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Hall reviews Elvis

This week on "Justin Hall At The Movies," I'll be reviewing the life and times of the King of Rock 'n Roll in "Elvis."
If there was a Mount Rushmore of singular music artists, Elvis Presley would be among them.

In the time between his debut in the 1950s and his death in 1977, Elvis changed the landscape of music. He was charismatic, controversial, perplexing and inspiring all at once. No one had ever seen or heard the type of music he was putting out and his impact is still felt today.

There have been many actors and filmmakers to step into the blue suede shoes and now we get perhaps the only director to give us a film that could match the King's exuberance: Baz Luhrmann.

The movie stars Austin Butler as Elvis and his portrayal is one that shows us his life and journey from his poverty-stricken childhood to attending a tent revival where he has a kind of religious experience, believing that music is his gift.

Tom Hanks costars as Colonel Tom Parker who starts out as a carnival barker and once he discovers the music that Elvis is putting out, he wants to take control of his career.

Soon Elvis begins a stratospheric rise, but not all of America is wowed. Some parents believe his music, his imagery and his dancing are a bad influence on children and certain politicians want him banned.

At the beginning, Elvis does go into standard biopic formula, but it's somewhat subverted due to Luhrmann's rapid-fire editing and operatic flair. However, all of Luhrmann's cinematic histrionics do give us a sense of Elvis the man in addition to Elvis the entertainer. The scenes between he and his parents (Helen Thomson and Richard Roxburgh) are especially insightful as they paint a portrait of two people who love their son, but are afraid he might become self-destructive.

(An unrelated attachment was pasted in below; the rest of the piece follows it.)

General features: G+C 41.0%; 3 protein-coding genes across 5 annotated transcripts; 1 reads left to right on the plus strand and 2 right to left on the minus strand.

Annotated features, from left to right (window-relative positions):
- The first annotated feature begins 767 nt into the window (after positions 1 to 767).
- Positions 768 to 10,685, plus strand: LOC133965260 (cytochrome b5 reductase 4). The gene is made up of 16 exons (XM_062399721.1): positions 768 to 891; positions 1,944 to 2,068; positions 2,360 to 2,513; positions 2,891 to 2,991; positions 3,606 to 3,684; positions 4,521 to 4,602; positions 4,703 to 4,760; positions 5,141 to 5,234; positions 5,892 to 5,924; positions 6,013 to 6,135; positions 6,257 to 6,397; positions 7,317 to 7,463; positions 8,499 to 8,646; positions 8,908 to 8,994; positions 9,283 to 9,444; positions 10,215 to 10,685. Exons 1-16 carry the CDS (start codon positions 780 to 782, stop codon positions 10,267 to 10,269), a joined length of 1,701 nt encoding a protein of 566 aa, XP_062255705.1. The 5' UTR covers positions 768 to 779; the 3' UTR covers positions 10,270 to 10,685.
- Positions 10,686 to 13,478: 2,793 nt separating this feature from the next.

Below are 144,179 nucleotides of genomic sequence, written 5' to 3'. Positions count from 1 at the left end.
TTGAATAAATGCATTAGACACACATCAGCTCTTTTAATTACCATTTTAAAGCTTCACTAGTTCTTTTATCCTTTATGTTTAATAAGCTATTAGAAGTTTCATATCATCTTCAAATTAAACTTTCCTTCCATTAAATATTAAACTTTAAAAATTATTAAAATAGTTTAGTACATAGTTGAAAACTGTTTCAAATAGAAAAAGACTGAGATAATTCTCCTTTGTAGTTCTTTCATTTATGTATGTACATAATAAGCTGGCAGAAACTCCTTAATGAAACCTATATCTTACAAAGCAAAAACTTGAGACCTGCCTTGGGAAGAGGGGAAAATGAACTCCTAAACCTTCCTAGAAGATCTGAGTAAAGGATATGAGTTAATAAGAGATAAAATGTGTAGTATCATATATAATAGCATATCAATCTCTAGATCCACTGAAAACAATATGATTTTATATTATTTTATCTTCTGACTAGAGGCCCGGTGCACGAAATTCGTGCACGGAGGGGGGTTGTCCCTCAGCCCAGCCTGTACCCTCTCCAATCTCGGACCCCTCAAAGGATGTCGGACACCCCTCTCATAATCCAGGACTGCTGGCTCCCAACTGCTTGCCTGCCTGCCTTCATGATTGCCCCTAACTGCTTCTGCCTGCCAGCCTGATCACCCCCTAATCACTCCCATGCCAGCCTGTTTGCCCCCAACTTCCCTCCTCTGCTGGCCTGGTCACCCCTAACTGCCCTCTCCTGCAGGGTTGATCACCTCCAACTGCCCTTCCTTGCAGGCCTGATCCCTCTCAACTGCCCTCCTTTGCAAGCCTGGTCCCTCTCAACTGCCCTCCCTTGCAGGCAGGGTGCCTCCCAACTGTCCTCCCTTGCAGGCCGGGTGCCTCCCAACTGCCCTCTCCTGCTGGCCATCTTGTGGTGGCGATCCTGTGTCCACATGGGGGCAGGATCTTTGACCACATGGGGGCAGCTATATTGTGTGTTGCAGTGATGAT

Other scenes that are equally well-made are the ones that establish his romance with Priscilla (Olivia DeJonge). We see the good, the bad and ugly in this relationship and Priscilla also is worried about some of Elvis's ways and that makes her have a suspicious mind.

To call Butler's performance uncanny  would be an understatement. He's not merely imitating Elvis in terms of his voice or dancing abilities, but rather he's attempting to capture his essence in a way that is profound and we never know where Butler stops and Presley begins. I was totally convinced throughout.

Hanks is also especially effective in his role as a man who develops a turbulent relationship with Elvis. One minute, he's sycophantic. The next, he's sanctimonious. Both Hanks and Luhrmann make no attempt at making Parker's role ambigious, but rather creating the illusion of ambiguity in order to craft a sympathetic presence.

This movie showcases Elvis in such a way that we understand him as both a tormented human being and a glamorous musical persona.

At 2 hours and 40 minutes, Elvis leaves us spellbound by the performances of Butler and Hanks and Luhrmann's visual aesthetic to capturing a career that was shattering then and now. It leaves us all shook up and deservedly so.

Grade: A- (Rated PG-13 for substance abuse, strong language, suggestive material and smoking.)

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